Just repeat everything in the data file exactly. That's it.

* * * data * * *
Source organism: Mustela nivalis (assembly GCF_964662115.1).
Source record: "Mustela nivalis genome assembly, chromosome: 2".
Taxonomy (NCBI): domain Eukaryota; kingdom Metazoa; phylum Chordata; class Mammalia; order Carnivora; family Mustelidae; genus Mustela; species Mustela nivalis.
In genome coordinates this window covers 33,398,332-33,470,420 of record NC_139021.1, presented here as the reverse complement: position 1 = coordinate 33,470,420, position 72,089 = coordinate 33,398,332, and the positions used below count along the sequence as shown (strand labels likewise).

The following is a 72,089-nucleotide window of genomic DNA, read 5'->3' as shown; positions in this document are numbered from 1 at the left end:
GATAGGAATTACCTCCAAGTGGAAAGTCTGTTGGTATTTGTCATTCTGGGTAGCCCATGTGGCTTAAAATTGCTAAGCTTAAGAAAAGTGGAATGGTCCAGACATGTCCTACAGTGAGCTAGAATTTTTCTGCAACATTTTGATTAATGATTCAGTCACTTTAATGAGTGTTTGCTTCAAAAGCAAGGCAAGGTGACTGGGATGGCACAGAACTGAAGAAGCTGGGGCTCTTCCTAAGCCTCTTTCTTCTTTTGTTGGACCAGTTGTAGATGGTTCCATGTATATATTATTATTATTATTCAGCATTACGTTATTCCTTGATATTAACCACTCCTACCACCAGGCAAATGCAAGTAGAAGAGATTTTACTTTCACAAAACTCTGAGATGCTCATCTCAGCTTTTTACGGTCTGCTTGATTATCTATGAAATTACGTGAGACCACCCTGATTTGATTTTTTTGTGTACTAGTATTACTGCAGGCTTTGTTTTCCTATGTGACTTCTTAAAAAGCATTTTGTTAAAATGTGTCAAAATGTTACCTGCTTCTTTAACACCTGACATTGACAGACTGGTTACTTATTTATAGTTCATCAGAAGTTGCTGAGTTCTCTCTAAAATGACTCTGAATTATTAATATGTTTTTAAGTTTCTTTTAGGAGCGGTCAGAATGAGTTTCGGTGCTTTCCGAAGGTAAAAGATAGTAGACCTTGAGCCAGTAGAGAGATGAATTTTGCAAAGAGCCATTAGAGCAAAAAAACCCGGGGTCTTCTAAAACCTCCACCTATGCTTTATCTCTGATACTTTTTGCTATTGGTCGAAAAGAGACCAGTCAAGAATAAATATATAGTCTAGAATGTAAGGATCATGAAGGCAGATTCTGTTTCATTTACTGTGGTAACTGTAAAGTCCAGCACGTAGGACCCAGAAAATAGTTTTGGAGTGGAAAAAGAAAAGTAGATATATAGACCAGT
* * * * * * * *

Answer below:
Source organism: Mustela nivalis (assembly GCF_964662115.1).
Source record: "Mustela nivalis genome assembly, chromosome: 2".
Taxonomy (NCBI): domain Eukaryota; kingdom Metazoa; phylum Chordata; class Mammalia; order Carnivora; family Mustelidae; genus Mustela; species Mustela nivalis.
In genome coordinates this window covers 33,398,332-33,470,420 of record NC_139021.1, presented here as the reverse complement: position 1 = coordinate 33,470,420, position 72,089 = coordinate 33,398,332, and the positions used below count along the sequence as shown (strand labels likewise).

The following is a 72,089-nucleotide window of genomic DNA, read 5'->3' as shown; positions in this document are numbered from 1 at the left end:
GATAGGAATTACCTCCAAGTGGAAAGTCTGTTGGTATTTGTCATTCTGGGTAGCCCATGTGGCTTAAAATTGCTAAGCTTAAGAAAAGTGGAATGGTCCAGACATGTCCTACAGTGAGCTAGAATTTTTCTGCAACATTTTGATTAATGATTCAGTCACTTTAATGAGTGTTTGCTTCAAAAGCAAGGCAAGGTGACTGGGATGGCACAGAACTGAAGAAGCTGGGGCTCTTCCTAAGCCTCTTTCTTCTTTTGTTGGACCAGTTGTAGATGGTTCCATGTATATATTATTATTATTATTCAGCATTACGTTATTCCTTGATATTAACCACTCCTACCACCAGGCAAATGCAAGTAGAAGAGATTTTACTTTCACAAAACTCTGAGATGCTCATCTCAGCTTTTTACGGTCTGCTTGATTATCTATGAAATTACGTGAGACCACCCTGATTTGATTTTTTTGTGTACTAGTATTACTGCAGGCTTTGTTTTCCTATGTGACTTCTTAAAAAGCATTTTGTTAAAATGTGTCAAAATGTTACCTGCTTCTTTAACACCTGACATTGACAGACTGGTTACTTATTTATAGTTCATCAGAAGTTGCTGAGTTCTCTCTAAAATGACTCTGAATTATTAATATGTTTTTAAGTTTCTTTTAGGAGCGGTCAGAATGAGTTTCGGTGCTTTCCGAAGGTAAAAGATAGTAGACCTTGAGCCAGTAGAGAGATGAATTTTGCAAAGAGCCATTAGAGCAAAAAAACCCGGGGTCTTCTAAAACCTCCACCTATGCTTTATCTCTGATACTTTTTGCTATTGGTCGAAAAGAGACCAGTCAAGAATAAATATATAGTCTAGAATGTAAGGATCATGAAGGCAGATTCTGTTTCATTTACTGTGGTAACTGTAAAGTCCAGCACGTAGGACCCAGAAAATAGTTTTGGAGTGGAAAAAGAAAAGTAGATATATAGACCAGT